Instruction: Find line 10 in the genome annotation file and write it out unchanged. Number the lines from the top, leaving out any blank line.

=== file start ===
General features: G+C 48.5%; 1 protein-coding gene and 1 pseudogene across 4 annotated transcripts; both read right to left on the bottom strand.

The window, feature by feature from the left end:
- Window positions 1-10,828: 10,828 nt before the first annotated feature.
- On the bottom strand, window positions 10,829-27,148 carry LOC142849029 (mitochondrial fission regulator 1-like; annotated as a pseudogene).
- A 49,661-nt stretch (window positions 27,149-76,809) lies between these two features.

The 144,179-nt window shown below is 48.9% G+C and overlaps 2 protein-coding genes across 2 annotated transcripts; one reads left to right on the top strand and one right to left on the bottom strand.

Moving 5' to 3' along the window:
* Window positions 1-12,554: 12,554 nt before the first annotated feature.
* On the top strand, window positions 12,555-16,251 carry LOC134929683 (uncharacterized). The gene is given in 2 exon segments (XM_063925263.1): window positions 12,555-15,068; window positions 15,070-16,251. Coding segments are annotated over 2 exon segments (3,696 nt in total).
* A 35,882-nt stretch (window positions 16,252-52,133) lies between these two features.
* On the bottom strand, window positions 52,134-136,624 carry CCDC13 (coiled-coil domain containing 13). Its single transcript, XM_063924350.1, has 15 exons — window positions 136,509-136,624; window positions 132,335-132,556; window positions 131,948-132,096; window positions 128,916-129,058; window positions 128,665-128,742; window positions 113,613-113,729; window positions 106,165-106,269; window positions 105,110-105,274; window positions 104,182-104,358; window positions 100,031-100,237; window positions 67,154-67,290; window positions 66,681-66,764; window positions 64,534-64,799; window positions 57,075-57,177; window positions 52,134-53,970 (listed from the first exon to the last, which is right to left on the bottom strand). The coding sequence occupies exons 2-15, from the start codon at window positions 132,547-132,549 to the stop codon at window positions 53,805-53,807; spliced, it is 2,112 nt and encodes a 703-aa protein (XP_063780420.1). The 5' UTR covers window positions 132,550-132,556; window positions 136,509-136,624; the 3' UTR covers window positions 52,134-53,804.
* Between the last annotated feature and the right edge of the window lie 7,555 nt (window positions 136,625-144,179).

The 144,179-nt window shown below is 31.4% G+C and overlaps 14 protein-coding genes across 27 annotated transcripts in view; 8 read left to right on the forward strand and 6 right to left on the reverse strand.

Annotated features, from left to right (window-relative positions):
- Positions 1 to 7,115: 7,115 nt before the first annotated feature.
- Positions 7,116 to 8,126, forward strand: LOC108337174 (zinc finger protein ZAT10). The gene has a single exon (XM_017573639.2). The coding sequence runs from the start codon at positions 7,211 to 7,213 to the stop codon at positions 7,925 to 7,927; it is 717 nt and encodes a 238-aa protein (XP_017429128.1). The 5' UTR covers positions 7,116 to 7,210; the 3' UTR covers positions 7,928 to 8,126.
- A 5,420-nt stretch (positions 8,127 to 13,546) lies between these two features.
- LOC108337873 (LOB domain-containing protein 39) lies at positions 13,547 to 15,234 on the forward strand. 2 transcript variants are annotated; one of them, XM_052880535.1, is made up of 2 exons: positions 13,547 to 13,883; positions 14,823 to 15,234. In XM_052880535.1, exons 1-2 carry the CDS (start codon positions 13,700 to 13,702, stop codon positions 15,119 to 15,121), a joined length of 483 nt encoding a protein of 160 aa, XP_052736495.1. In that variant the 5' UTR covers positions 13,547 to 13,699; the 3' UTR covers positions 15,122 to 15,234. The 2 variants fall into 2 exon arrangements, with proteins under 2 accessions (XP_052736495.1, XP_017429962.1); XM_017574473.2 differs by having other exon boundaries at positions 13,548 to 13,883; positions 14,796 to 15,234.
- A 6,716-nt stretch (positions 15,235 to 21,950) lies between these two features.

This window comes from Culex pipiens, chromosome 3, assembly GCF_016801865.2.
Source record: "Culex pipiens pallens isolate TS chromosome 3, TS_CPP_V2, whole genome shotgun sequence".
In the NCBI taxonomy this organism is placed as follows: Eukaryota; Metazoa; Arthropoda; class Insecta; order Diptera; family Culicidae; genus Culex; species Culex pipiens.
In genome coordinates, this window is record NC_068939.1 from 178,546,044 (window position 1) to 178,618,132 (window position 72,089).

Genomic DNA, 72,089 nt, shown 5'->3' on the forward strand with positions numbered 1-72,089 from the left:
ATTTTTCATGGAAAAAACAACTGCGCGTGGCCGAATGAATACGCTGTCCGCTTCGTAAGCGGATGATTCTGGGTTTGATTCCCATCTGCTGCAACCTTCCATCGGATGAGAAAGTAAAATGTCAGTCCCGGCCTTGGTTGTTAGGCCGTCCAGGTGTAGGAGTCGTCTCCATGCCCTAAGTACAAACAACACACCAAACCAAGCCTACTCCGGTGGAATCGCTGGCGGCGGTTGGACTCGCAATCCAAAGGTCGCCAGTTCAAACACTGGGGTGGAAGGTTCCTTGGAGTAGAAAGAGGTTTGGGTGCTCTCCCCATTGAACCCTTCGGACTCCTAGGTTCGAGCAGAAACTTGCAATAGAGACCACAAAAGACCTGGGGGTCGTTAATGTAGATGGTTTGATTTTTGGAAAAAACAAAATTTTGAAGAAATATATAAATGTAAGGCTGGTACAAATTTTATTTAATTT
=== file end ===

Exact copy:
* A 35,882-nt stretch (window positions 16,252-52,133) lies between these two features.